Perhaps it is the sheer beauty of the place -- think Silay, for example, or think the Boulevard. Perhaps it is Dumaguete's intellectual air, and Bacolod's snobbish appeal. Or perhaps it is the exquisite blend of the urban and the rural which Negros shares only with a handful of other places in the Philippines (Palawan and Sagada easily come to mind).



Whatever it is, the Negros in our minds has always proven to be intoxicating... and readable.



In literature, the list of stories and poems about Negros runs long, but for this post, I am chosing only a sampling of stories which, for me, provide a rich enough tapestry of life in the Island.



Edith Tiempo, for example, regularly sets her stories and novels in familiar places from her very rich life -- sometimes some small generic town in Mindanao, and sometimes the Nueva Ecija of her childhood. But in many of her stories, the spirit of Dumaguete is endlessly evoked, even if they are camouflaged by some other name. In her latest novel The Builder, however, she drops all those matters of cover-up, and states clearly that her murder mystery is set in Dumaguete, with ample mentions of nearby towns of Sibulan and Valencia. By the story’s end, we find the protagonist in the middle of Tanon Strait, battling both revelation and spiritual horror. My favorite Edith Tiempo story, though, is the wartime tale, "The Black Monkey," which won third prize in the first Palanca Awards. In this story, a housewife is forced to fend for herself in the jungles of Negros Oriental as the Japanese advances deeper into the province. Injured, she is forced to stay behind. Her husband makes her a little hut among the treetops; she had to stay, or else become a pest to the already hard life among the evacuees. Only a gun gives her some promise of safety. And then the black monkeys, symbolic of all dark, unknown menaces, come to disturb her...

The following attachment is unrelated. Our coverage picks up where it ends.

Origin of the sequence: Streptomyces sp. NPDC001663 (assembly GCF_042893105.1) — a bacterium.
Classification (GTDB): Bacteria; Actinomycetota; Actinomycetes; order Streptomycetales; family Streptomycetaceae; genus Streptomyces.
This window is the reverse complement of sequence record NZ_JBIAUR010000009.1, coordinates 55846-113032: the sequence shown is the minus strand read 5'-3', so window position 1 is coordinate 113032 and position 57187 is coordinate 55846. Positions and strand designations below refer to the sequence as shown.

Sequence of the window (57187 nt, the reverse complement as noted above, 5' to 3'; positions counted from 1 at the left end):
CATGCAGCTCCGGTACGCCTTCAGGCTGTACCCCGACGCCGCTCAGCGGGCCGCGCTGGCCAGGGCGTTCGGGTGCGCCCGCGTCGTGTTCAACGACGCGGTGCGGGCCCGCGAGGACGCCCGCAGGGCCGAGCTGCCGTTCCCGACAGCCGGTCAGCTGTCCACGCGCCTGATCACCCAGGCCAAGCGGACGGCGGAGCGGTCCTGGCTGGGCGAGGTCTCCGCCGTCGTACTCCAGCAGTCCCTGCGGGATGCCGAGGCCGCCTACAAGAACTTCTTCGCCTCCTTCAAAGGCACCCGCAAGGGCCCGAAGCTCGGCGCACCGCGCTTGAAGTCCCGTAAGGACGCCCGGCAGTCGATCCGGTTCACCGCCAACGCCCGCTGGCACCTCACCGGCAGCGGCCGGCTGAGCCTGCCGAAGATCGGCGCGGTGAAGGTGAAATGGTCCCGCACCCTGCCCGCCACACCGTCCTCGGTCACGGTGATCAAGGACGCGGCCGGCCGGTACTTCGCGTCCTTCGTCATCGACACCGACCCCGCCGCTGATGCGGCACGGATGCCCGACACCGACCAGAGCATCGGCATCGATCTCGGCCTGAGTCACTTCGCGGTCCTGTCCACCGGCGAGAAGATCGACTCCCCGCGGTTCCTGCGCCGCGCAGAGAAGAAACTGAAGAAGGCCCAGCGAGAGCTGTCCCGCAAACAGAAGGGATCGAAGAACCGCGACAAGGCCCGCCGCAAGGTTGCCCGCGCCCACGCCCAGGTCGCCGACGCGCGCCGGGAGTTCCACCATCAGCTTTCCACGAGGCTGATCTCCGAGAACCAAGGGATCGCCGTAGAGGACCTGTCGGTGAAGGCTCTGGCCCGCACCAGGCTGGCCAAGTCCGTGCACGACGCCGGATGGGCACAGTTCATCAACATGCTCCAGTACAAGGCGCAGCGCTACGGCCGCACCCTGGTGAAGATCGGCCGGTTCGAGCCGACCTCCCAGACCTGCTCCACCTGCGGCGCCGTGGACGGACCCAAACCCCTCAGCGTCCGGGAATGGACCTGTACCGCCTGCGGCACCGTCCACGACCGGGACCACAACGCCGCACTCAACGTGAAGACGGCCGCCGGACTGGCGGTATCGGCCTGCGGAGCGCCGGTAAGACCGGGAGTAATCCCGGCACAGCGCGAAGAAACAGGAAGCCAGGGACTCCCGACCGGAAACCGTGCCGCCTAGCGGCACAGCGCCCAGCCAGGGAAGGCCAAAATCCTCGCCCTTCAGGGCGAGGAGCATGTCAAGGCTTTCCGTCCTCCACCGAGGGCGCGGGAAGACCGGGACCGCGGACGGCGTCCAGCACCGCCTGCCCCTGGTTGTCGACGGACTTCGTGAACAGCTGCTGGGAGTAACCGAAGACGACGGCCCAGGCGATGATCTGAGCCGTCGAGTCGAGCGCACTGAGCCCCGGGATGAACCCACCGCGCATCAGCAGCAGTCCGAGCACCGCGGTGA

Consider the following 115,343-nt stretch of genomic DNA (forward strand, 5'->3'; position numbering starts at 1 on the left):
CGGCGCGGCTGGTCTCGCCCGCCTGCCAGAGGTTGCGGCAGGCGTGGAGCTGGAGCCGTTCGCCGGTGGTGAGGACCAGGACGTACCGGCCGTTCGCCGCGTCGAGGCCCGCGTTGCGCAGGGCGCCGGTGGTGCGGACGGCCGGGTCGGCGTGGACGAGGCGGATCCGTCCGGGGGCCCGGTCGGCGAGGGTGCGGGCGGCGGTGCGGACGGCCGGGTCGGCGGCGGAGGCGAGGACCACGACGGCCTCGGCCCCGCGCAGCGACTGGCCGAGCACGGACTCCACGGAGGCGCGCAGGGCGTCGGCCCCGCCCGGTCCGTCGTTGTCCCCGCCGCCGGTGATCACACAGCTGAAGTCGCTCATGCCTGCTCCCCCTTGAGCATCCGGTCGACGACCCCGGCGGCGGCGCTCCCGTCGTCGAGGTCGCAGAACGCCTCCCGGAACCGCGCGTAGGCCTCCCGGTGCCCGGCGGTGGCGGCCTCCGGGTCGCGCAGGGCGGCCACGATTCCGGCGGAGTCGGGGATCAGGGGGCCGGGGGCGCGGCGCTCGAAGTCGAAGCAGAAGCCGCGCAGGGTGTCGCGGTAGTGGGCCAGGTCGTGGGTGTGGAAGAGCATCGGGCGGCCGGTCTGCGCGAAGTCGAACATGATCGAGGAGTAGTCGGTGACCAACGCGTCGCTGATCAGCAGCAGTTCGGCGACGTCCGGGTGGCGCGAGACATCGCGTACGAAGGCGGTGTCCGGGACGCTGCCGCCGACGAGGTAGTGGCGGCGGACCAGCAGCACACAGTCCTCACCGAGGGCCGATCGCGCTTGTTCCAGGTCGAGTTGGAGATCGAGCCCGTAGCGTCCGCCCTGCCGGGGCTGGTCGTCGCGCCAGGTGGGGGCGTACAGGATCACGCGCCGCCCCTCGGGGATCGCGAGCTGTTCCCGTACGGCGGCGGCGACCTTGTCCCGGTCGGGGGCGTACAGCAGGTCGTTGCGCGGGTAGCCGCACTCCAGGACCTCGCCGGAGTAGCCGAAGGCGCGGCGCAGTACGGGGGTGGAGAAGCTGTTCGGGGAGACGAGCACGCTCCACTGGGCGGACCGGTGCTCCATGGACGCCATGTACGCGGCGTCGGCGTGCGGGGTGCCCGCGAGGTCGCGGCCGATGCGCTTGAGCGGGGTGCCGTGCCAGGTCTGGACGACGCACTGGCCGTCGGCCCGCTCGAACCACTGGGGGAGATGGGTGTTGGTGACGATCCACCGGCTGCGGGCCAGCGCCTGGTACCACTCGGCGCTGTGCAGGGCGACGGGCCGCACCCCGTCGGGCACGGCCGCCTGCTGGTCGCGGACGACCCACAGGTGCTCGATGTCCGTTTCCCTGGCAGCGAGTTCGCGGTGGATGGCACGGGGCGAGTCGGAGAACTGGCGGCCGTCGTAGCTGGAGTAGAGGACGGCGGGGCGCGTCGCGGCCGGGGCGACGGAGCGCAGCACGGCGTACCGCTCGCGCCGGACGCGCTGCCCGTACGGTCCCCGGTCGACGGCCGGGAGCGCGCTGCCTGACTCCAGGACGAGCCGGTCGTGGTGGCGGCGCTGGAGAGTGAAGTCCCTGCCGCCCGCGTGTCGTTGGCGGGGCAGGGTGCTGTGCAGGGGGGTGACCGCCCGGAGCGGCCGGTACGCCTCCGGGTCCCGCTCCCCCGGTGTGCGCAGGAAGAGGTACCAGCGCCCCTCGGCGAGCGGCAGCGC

Her daughter Rowena Tiempo Torrevillas's harrowing domestic chronicle in "Fruit of the Vine" is also a fine example of a Negros tale. There is also "Stories" (a Palanca first prize winner), where Silliman poet Cesar Ruiz Aquino does Jorge Luis Borges one better by weaving three separate stories into one -- and comes up with a witchcraft of a tale, chronicling madness and lost love and baby-eating dogs.